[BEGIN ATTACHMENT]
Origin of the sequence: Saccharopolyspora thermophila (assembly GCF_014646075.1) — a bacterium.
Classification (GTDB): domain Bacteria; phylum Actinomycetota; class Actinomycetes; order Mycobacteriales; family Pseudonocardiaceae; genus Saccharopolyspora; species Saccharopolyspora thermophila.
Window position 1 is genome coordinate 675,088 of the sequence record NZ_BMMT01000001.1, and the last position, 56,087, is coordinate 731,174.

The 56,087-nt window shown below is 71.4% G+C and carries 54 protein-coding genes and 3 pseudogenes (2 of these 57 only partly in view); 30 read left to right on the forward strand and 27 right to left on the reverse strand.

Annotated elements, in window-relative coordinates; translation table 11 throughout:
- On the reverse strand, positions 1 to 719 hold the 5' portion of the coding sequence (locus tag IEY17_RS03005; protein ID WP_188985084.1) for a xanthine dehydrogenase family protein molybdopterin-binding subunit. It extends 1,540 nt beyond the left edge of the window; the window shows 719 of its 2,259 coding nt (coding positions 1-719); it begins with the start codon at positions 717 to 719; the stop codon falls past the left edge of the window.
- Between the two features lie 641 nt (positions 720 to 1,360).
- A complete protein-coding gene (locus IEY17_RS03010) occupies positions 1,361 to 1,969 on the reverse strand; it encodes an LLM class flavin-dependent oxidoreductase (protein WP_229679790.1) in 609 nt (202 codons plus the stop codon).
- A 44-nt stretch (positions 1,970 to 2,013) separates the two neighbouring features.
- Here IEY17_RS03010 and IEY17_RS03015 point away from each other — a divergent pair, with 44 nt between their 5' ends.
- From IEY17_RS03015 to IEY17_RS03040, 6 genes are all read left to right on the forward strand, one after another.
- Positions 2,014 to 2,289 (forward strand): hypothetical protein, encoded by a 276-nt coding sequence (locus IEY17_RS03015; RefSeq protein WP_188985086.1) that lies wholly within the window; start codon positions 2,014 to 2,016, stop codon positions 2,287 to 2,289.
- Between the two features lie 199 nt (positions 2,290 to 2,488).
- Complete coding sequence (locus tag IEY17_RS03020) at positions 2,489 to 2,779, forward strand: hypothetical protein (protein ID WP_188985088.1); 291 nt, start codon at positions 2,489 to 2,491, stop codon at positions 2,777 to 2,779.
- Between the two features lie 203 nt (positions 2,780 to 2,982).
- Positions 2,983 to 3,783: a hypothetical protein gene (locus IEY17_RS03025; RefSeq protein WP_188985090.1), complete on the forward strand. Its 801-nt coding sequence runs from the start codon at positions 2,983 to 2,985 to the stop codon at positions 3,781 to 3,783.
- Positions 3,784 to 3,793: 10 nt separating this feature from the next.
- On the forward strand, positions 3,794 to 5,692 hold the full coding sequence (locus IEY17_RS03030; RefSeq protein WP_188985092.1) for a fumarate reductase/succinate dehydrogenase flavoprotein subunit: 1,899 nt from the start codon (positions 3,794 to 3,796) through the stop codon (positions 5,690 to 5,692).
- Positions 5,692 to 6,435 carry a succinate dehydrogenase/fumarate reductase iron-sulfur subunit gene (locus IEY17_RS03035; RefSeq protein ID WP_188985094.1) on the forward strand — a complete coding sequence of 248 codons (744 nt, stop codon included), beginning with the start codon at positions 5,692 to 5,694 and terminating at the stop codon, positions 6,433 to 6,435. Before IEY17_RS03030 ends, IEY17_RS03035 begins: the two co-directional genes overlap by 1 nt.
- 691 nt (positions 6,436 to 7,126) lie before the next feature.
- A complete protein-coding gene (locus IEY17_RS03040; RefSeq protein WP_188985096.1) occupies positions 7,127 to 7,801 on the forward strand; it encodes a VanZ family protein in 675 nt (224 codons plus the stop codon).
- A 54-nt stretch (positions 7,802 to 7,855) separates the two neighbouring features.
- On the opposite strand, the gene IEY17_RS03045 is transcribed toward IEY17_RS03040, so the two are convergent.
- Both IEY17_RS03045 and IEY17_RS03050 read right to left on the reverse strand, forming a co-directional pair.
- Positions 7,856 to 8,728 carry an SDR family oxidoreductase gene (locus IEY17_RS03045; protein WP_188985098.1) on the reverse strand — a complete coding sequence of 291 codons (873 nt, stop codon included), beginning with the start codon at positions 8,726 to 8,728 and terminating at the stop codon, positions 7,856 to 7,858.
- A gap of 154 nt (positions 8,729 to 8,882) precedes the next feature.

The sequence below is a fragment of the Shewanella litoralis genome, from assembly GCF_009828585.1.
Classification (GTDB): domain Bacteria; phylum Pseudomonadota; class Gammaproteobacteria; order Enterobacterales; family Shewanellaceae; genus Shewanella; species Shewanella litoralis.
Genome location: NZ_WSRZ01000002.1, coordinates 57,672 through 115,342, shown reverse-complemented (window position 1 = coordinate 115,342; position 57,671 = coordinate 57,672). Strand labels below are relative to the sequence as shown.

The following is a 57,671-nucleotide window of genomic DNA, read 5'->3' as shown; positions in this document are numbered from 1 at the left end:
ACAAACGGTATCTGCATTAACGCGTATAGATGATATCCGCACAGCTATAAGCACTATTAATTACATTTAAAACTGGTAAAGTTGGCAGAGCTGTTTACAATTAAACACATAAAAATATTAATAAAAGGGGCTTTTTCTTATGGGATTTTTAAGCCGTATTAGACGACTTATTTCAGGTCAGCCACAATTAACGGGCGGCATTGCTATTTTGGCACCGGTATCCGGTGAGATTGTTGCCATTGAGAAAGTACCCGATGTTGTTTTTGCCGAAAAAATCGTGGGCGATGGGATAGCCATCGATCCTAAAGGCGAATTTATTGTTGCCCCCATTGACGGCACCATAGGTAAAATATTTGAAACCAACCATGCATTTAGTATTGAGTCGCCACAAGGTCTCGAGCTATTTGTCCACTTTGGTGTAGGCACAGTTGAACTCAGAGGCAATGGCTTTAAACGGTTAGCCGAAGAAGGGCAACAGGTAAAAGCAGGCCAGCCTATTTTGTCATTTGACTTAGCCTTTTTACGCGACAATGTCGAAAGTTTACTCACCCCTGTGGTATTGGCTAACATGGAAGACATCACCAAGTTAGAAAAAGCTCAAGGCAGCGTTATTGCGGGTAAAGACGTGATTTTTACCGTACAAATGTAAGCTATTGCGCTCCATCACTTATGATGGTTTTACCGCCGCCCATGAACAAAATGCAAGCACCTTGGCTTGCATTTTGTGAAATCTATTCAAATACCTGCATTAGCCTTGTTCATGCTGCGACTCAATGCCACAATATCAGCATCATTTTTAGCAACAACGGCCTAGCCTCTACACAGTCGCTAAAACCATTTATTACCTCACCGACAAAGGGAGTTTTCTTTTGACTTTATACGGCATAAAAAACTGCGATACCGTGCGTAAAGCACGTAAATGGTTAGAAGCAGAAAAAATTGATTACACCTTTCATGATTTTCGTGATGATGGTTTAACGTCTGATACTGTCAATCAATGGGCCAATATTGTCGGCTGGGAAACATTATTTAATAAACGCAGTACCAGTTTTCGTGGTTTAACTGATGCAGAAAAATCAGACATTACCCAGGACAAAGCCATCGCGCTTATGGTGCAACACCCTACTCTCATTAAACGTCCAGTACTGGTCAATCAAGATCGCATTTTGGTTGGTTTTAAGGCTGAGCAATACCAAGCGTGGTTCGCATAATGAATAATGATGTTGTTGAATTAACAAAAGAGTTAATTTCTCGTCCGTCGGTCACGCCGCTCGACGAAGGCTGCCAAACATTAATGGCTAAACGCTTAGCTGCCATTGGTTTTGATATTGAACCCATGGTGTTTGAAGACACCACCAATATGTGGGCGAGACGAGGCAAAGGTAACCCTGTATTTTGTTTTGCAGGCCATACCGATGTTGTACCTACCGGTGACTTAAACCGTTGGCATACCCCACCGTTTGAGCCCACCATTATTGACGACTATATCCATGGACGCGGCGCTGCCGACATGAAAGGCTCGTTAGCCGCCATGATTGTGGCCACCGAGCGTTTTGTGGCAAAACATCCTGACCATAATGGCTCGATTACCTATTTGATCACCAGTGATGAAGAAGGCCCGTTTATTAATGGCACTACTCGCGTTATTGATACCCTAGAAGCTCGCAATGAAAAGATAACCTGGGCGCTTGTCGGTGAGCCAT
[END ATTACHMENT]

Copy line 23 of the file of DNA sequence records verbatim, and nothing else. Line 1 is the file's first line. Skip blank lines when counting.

- On the opposite strand, the gene IEY17_RS03045 is transcribed toward IEY17_RS03040, so the two are convergent.